Monday, September 12, 2016

The Good Muslim (Updated!)

(This is a paraphrase of Luke 10:25-37 as I imagine it in America in 2016)

On one occasion a biblical scholar stood up to test Jesus. “Teacher,” he asked, “what must I do to inherit eternal life?”

“What does the Bible say?” Jesus replied. “How do you read it?”

He answered, “‘Love the Lord your God with all your heart and with all your soul and with all your strength and with all your mind,’ and, ‘Love your neighbor as yourself.’”

“You have answered correctly,” Jesus replied. “Do this and you will live.”

But he wanted to justify himself, so he asked Jesus, “And who is my neighbor?”

In reply Jesus said: “A man was traveling from Manhattan to Brooklyn, when he was attacked and mugged. They stripped him of his clothes, took his wallet and phone, beat him and went away, leaving him half dead.  
A local pastor happened to be going down the same street, and when he saw the man, he passed by on the other side. 
Also, a seminarian when he came to the place and saw him, passed by on the other side of the road. 
But a Muslim man, as he traveled, came where the man was; and when he saw him, he took pity on him. He went to him and bandaged his wounds, pulling him out of harm's way. Then he put the man in his own car, brought him to a hotel and took care of him, cleaning up the blood and buying him a new set of clothes. The next day he took out $100 and gave it to the hotel manager. ‘Look after him,’ he said, ‘and when I get back I will reimburse you for any extra expenses you may have.’

“Which of these three do you think was a neighbor to the man who fell into the hands of criminals?”

The biblical scholar replied, “The one who had mercy on him.”

Jesus told him, “Go and do likewise.”
Food for thought, you guys. 

Do we only love those who look like us? 
            Who believe like us? 
                        Who share our faith, our sexuality, our skin color? 

The scandal of this story is that Jesus could easily have told a story about a rabbi or a priest whose actions matched up with their beliefs.... yet in so many of these stories, the religious are the bad guys...

We already know this, but it really doesn't matter what you say, or what you project your life to look like, if you don't have LOVE for others. On one occasion, Jesus called the Pharisees whitewashed tombs, "which look beautiful on the outside but on the inside are full of the bones of the dead and everything unclean" (Matthew 23:27). 

1 Corinthians 13 has been a beautiful platitude for weddings for years, yet we often look right over the glaring indictment against our kind of Christianity. "IF I DO NOT HAVE LOVE, I AM NOTHING."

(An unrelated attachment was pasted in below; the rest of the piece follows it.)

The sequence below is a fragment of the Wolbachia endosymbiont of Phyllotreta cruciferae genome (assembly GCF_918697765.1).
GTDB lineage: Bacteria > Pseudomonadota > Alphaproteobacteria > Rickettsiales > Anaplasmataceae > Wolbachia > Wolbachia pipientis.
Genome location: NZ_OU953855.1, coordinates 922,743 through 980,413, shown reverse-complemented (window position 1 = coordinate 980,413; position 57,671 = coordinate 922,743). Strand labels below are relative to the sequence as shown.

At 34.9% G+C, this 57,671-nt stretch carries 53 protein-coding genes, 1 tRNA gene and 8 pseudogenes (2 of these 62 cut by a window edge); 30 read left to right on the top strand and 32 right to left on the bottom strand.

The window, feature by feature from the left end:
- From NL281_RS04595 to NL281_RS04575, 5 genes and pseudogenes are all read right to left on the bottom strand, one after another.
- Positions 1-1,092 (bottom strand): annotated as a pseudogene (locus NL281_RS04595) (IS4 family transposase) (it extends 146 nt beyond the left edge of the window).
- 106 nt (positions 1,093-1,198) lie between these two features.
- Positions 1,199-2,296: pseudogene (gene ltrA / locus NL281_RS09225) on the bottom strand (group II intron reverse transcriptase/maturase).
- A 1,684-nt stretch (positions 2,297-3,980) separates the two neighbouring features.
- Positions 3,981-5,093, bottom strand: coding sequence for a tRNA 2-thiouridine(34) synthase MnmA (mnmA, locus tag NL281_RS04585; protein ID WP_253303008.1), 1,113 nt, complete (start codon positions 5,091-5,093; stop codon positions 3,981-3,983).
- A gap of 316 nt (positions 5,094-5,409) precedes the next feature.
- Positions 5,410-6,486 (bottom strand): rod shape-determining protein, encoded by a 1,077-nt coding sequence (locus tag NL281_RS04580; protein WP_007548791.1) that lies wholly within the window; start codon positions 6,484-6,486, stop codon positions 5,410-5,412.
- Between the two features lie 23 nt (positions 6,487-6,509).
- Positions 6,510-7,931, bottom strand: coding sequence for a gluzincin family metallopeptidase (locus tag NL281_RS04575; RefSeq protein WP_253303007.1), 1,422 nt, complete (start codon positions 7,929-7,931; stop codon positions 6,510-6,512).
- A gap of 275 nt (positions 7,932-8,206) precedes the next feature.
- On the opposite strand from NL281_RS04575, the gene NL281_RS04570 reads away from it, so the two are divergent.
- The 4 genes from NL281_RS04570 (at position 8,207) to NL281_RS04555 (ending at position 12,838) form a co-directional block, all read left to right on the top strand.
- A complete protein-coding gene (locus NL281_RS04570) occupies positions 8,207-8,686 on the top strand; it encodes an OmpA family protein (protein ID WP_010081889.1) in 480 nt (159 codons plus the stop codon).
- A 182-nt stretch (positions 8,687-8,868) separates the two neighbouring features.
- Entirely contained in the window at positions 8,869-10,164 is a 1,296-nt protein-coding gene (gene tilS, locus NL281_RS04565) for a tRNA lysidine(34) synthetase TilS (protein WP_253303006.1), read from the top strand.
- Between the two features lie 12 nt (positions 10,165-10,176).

How can we show a person the God of grace when we fail to show them the grace of God?

I am baffled by the calloused and cold response I see on a daily basis by so many who claim Jesus. Suicide, war, homelessness, grief, death, destruction - it is all around us... yet for some reason it does not MOVE us. 

Jesus looked over Jerusalem and wept, because he was so overcome by the brokenness (Luke 19:41). 
I am also struck by Jesus' response in Matthew 9:36. "When he saw the crowds, he had compassion on them because they were harassed and helpless, like sheep without a shepherd."

Back to the story:
The shocking twist ending of this is that neither of the religious leaders or moral leaders in the story were lauded by Jesus. Instead, the "neighbor" to be loved "as oneself" was someone who was reviled and unclean according to Jewish custom - a Samaritan. And yes, a Samaritan in the ancient middle-east was viewed the same way that Muslim refugees are viewed in America today. 

So I come back to my earlier question:

Do we only love those who look like us? 
            Who believe like us? 
                        Who share our faith, our sexuality, our skin color? 

The Muslim refugee is my neighbor.
The transsexual person is my neighbor. 
The Black Lives Matter activist is my neighbor. 

And I am to love them all as myself. 

Thursday, July 28, 2016

Journey to Anthem: Raindrops

Last Wednesday night I attended the final meeting of my Christ City Church community group. We call them "parishes," which often confuses people, but whatever you call it, it is a Godsend.

As I pulled into the south Memphis bowling alley parking lot, the rain fell steadily - blanketing everything with a soft gray haze. To my melodramatic soul, it felt a fitting forecast.

In the back of my mind I thought that this would be the last time I dealt with rain for a while. (although any monsoon-enduring Phoenix dweller will tell you this isn't true)